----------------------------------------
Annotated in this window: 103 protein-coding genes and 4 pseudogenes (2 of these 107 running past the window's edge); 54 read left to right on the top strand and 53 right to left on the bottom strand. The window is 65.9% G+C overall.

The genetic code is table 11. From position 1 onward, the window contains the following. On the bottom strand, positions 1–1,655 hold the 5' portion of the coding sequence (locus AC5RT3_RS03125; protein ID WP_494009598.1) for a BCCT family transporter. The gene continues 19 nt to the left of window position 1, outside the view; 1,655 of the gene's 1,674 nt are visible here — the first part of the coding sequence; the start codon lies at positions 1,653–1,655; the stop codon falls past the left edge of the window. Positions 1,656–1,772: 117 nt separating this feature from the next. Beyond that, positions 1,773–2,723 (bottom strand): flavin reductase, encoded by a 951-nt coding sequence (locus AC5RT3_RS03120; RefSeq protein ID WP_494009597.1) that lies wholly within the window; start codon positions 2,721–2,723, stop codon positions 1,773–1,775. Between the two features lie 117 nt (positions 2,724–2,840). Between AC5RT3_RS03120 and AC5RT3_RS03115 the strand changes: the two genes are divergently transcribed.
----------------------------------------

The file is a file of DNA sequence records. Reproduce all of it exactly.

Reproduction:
Annotated in this window: 103 protein-coding genes and 4 pseudogenes (2 of these 107 running past the window's edge); 54 read left to right on the top strand and 53 right to left on the bottom strand. The window is 65.9% G+C overall.

The genetic code is table 11. From position 1 onward, the window contains the following. On the bottom strand, positions 1–1,655 hold the 5' portion of the coding sequence (locus AC5RT3_RS03125; protein ID WP_494009598.1) for a BCCT family transporter. The gene continues 19 nt to the left of window position 1, outside the view; 1,655 of the gene's 1,674 nt are visible here — the first part of the coding sequence; the start codon lies at positions 1,653–1,655; the stop codon falls past the left edge of the window. Positions 1,656–1,772: 117 nt separating this feature from the next. Beyond that, positions 1,773–2,723 (bottom strand): flavin reductase, encoded by a 951-nt coding sequence (locus AC5RT3_RS03120; RefSeq protein ID WP_494009597.1) that lies wholly within the window; start codon positions 2,721–2,723, stop codon positions 1,773–1,775. Between the two features lie 117 nt (positions 2,724–2,840). Between AC5RT3_RS03120 and AC5RT3_RS03115 the strand changes: the two genes are divergently transcribed.